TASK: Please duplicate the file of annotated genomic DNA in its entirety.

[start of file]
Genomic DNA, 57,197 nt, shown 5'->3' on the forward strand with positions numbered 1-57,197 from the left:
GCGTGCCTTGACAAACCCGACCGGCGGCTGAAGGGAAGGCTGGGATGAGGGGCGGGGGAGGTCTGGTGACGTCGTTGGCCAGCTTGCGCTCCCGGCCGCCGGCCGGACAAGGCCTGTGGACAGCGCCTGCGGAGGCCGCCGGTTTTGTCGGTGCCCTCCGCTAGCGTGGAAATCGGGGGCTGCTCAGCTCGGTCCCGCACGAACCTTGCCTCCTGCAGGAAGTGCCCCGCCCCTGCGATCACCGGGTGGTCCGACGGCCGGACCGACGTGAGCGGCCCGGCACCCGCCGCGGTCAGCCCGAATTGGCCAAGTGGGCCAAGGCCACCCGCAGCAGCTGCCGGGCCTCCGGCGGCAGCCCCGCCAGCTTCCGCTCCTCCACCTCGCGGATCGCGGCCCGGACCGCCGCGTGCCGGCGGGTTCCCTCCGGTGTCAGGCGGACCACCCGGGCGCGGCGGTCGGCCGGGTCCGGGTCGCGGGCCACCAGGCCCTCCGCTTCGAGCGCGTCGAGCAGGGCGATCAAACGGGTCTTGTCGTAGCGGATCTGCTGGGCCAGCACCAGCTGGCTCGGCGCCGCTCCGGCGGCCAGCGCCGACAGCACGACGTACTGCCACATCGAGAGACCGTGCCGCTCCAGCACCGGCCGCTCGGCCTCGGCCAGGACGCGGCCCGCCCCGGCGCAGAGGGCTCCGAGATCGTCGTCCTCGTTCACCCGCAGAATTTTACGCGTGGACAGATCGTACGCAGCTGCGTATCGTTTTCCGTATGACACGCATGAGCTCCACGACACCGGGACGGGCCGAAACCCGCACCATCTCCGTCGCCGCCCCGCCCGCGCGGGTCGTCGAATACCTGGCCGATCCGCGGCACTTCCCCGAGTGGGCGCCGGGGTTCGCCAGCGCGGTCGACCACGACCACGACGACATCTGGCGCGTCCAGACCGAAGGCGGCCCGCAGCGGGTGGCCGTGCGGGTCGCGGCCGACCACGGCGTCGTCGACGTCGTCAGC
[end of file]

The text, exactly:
Genomic DNA, 57,197 nt, shown 5'->3' on the forward strand with positions numbered 1-57,197 from the left:
GCGTGCCTTGACAAACCCGACCGGCGGCTGAAGGGAAGGCTGGGATGAGGGGCGGGGGAGGTCTGGTGACGTCGTTGGCCAGCTTGCGCTCCCGGCCGCCGGCCGGACAAGGCCTGTGGACAGCGCCTGCGGAGGCCGCCGGTTTTGTCGGTGCCCTCCGCTAGCGTGGAAATCGGGGGCTGCTCAGCTCGGTCCCGCACGAACCTTGCCTCCTGCAGGAAGTGCCCCGCCCCTGCGATCACCGGGTGGTCCGACGGCCGGACCGACGTGAGCGGCCCGGCACCCGCCGCGGTCAGCCCGAATTGGCCAAGTGGGCCAAGGCCACCCGCAGCAGCTGCCGGGCCTCCGGCGGCAGCCCCGCCAGCTTCCGCTCCTCCACCTCGCGGATCGCGGCCCGGACCGCCGCGTGCCGGCGGGTTCCCTCCGGTGTCAGGCGGACCACCCGGGCGCGGCGGTCGGCCGGGTCCGGGTCGCGGGCCACCAGGCCCTCCGCTTCGAGCGCGTCGAGCAGGGCGATCAAACGGGTCTTGTCGTAGCGGATCTGCTGGGCCAGCACCAGCTGGCTCGGCGCCGCTCCGGCGGCCAGCGCCGACAGCACGACGTACTGCCACATCGAGAGACCGTGCCGCTCCAGCACCGGCCGCTCGGCCTCGGCCAGGACGCGGCCCGCCCCGGCGCAGAGGGCTCCGAGATCGTCGTCCTCGTTCACCCGCAGAATTTTACGCGTGGACAGATCGTACGCAGCTGCGTATCGTTTTCCGTATGACACGCATGAGCTCCACGACACCGGGACGGGCCGAAACCCGCACCATCTCCGTCGCCGCCCCGCCCGCGCGGGTCGTCGAATACCTGGCCGATCCGCGGCACTTCCCCGAGTGGGCGCCGGGGTTCGCCAGCGCGGTCGACCACGACCACGACGACATCTGGCGCGTCCAGACCGAAGGCGGCCCGCAGCGGGTGGCCGTGCGGGTCGCGGCCGACCACGGCGTCGTCGACGTCGTCAGC